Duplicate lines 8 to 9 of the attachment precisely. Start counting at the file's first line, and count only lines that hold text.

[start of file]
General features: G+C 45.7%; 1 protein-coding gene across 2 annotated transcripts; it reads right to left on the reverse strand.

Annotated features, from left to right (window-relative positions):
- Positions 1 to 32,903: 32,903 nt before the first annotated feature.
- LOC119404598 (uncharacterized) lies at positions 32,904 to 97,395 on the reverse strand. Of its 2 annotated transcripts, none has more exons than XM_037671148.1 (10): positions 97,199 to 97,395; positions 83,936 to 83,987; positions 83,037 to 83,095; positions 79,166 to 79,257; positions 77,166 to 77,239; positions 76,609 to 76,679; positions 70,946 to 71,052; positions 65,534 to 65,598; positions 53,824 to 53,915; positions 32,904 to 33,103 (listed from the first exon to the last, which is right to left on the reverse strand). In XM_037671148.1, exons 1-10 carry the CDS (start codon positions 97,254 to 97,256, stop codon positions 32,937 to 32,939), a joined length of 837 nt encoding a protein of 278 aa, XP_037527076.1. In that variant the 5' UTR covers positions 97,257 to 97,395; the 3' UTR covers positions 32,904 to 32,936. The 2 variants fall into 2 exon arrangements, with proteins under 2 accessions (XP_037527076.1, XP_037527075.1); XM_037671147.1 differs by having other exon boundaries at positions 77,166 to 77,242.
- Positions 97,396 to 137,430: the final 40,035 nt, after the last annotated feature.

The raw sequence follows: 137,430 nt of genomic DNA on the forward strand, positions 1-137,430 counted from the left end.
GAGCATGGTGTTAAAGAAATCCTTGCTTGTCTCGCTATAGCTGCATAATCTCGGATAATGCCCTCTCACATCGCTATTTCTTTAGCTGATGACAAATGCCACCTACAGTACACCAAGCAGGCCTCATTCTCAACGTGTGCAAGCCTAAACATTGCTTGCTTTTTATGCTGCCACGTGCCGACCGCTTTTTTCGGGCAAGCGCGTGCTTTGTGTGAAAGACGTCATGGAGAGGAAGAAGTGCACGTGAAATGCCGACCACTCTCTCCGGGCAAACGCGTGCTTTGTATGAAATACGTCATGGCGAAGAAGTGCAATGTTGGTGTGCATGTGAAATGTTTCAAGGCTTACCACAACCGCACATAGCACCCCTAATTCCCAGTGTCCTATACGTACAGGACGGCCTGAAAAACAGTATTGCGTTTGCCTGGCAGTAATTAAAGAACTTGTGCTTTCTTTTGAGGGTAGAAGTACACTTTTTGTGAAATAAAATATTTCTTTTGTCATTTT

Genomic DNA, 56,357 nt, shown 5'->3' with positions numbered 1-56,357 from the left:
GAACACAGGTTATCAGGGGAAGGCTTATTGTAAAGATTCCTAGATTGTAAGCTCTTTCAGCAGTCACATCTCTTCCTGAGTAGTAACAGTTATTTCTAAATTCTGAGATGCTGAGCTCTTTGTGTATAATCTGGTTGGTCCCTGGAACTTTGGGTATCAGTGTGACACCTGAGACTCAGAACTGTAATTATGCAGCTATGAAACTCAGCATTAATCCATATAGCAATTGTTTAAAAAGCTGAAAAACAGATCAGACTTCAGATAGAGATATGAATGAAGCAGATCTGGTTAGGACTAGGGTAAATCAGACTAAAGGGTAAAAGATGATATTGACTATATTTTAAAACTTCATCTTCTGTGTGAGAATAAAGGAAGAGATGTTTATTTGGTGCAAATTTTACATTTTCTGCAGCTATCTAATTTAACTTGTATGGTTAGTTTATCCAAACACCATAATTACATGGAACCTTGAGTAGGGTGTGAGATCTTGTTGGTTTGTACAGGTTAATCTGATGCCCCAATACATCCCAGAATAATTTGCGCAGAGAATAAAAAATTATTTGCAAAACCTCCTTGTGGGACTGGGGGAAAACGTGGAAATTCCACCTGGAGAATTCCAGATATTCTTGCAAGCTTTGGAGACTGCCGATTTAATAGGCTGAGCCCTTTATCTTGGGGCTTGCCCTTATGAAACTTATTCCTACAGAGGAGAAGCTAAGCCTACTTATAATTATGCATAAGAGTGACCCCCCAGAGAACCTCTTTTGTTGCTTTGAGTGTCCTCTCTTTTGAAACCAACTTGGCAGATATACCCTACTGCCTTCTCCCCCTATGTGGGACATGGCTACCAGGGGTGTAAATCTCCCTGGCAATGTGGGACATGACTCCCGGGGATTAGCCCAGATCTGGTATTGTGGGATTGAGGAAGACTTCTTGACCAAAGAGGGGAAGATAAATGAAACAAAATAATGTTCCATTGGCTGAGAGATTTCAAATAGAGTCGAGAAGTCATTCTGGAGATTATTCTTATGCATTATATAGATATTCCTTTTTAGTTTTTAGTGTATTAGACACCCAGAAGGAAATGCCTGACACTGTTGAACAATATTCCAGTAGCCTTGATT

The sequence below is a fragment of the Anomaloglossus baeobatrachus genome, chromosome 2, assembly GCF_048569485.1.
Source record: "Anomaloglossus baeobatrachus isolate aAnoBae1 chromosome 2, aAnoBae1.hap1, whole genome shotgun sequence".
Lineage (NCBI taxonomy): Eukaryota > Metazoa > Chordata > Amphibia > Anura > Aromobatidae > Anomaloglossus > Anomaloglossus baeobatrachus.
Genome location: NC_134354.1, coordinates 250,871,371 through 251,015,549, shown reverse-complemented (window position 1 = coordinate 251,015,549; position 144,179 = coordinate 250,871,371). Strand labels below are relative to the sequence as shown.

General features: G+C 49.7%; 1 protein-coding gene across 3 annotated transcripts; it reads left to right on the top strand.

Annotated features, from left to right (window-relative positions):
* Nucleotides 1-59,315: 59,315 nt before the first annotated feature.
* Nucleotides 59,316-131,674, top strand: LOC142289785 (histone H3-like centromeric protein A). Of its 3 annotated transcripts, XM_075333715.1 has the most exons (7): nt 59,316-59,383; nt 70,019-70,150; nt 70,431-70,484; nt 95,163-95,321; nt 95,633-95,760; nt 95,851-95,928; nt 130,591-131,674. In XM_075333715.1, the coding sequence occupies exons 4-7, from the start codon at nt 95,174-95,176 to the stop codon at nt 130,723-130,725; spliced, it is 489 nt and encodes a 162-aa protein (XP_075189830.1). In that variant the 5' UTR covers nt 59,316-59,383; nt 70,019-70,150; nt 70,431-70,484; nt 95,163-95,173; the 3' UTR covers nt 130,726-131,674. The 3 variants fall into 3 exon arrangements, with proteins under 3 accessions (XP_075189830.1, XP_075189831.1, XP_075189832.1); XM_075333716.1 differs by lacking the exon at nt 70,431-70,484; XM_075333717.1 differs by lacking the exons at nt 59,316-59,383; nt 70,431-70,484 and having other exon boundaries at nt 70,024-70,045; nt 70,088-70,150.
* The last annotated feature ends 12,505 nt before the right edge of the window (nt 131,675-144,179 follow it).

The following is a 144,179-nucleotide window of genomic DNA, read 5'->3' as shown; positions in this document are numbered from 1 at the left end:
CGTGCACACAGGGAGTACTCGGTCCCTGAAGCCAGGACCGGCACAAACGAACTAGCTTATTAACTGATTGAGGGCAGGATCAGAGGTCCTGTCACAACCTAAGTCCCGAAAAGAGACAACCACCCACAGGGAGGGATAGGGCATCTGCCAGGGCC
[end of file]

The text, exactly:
Genomic DNA, 56,357 nt, shown 5'->3' with positions numbered 1-56,357 from the left:
GAACACAGGTTATCAGGGGAAGGCTTATTGTAAAGATTCCTAGATTGTAAGCTCTTTCAGCAGTCACATCTCTTCCTGAGTAGTAACAGTTATTTCTAAATTCTGAGATGCTGAGCTCTTTGTGTATAATCTGGTTGGTCCCTGGAACTTTGGGTATCAGTGTGACACCTGAGACTCAGAACTGTAATTATGCAGCTATGAAACTCAGCATTAATCCATATAGCAATTGTTTAAAAAGCTGAAAAACAGATCAGACTTCAGATAGAGATATGAATGAAGCAGATCTGGTTAGGACTAGGGTAAATCAGACTAAAGGGTAAAAGATGATATTGACTATATTTTAAAACTTCATCTTCTGTGTGAGAATAAAGGAAGAGATGTTTATTTGGTGCAAATTTTACATTTTCTGCAGCTATCTAATTTAACTTGTATGGTTAGTTTATCCAAACACCATAATTACATGGAACCTTGAGTAGGGTGTGAGATCTTGTTGGTTTGTACAGGTTAATCTGATGCCCCAATACATCCCAGAATAATTTGCGCAGAGAATAAAAAATTATTTGCAAAACCTCCTTGTGGGACTGGGGGAAAACGTGGAAATTCCACCTGGAGAATTCCAGATATTCTTGCAAGCTTTGGAGACTGCCGATTTAATAGGCTGAGCCCTTTATCTTGGGGCTTGCCCTTATGAAACTTATTCCTACAGAGGAGAAGCTAAGCCTACTTATAATTATGCATAAGAGTGACCCCCCAGAGAACCTCTTTTGTTGCTTTGAGTGTCCTCTCTTTTGAAACCAACTTGGCAGATATACCCTACTGCCTTCTCCCCCTATGTGGGACATGGCTACCAGGGGTGTAAATCTCCCTGGCAATGTGGGACATGACTCCCGGGGATTAGCCCAGATCTGGTATTGTGGGATTGAGGAAGACTTCTTGACCAAAGAGGGGAAGATAAATGAAACAAAATAATGTTCCATTGGCTGAGAGATTTCAAATAGAGTCGAGAAGTCATTCTGGAGATTATTCTTATGCATTATATAGATATTCCTTTTTAGTTTTTAGTGTATTAGACACCCAGAAGGAAATGCCTGACACTGTTGAACAATATTCCAGTAGCCTTGATT